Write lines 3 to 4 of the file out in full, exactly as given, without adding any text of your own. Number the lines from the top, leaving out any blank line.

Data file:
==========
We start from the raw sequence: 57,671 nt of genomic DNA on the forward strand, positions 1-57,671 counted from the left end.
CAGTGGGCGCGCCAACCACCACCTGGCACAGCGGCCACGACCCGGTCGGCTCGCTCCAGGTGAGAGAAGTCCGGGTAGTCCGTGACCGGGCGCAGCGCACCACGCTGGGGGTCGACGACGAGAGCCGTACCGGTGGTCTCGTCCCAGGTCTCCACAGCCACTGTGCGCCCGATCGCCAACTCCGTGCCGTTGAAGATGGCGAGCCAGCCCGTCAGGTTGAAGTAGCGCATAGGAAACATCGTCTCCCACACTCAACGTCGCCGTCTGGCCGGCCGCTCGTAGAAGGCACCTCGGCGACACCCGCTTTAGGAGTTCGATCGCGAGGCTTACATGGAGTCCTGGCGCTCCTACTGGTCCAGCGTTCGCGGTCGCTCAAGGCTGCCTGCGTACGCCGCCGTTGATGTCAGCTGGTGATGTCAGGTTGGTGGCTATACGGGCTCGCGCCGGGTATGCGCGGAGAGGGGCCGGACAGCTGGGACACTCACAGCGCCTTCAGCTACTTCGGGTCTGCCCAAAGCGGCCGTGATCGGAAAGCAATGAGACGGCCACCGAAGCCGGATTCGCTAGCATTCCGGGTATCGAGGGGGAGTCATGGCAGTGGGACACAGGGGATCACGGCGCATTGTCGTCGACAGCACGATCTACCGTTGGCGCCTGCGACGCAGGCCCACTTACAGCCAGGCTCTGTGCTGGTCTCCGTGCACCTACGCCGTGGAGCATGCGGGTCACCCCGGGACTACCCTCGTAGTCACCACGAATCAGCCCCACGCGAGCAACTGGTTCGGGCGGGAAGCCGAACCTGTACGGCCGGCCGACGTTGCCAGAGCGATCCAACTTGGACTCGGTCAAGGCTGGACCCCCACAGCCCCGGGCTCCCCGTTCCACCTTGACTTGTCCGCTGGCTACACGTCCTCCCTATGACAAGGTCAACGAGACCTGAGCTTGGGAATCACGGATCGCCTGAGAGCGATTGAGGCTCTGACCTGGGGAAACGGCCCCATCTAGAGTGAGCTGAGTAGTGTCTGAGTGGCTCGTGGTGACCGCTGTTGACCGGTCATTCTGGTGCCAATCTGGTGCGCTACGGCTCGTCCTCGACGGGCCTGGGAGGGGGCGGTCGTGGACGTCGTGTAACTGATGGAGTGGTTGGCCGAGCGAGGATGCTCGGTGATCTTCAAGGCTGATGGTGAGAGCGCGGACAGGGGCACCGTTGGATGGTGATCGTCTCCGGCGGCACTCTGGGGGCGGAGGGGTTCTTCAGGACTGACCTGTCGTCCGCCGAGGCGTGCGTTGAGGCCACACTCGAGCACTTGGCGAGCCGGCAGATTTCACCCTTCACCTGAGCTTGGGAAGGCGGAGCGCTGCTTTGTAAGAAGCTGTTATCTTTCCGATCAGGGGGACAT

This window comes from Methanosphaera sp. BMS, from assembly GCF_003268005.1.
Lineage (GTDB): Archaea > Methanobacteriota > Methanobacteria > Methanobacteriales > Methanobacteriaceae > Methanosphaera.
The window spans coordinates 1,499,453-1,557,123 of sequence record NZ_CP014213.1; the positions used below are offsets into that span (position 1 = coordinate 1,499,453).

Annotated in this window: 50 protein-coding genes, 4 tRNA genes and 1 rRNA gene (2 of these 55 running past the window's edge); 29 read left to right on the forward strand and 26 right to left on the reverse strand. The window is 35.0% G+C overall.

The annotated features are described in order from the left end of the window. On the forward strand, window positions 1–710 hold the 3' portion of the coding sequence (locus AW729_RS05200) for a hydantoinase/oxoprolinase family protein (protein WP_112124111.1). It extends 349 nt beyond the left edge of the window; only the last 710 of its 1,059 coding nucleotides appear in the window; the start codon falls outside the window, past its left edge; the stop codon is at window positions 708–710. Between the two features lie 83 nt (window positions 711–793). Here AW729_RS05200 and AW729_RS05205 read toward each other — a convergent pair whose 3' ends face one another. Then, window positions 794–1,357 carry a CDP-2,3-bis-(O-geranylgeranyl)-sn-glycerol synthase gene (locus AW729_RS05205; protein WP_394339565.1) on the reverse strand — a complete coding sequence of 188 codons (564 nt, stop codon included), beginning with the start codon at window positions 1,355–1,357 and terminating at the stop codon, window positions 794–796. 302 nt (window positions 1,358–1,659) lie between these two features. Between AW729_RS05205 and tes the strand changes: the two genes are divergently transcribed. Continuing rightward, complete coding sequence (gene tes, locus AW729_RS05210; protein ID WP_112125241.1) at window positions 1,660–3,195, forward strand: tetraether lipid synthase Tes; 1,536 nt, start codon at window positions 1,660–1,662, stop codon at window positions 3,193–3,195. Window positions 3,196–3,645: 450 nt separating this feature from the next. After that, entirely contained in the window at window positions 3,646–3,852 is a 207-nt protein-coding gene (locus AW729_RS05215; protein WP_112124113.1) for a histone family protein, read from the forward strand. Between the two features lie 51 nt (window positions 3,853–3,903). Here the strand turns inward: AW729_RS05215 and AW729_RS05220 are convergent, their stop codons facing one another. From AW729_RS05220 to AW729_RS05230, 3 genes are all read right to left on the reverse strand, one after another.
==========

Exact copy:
This window comes from Methanosphaera sp. BMS, from assembly GCF_003268005.1.
Lineage (GTDB): Archaea > Methanobacteriota > Methanobacteria > Methanobacteriales > Methanobacteriaceae > Methanosphaera.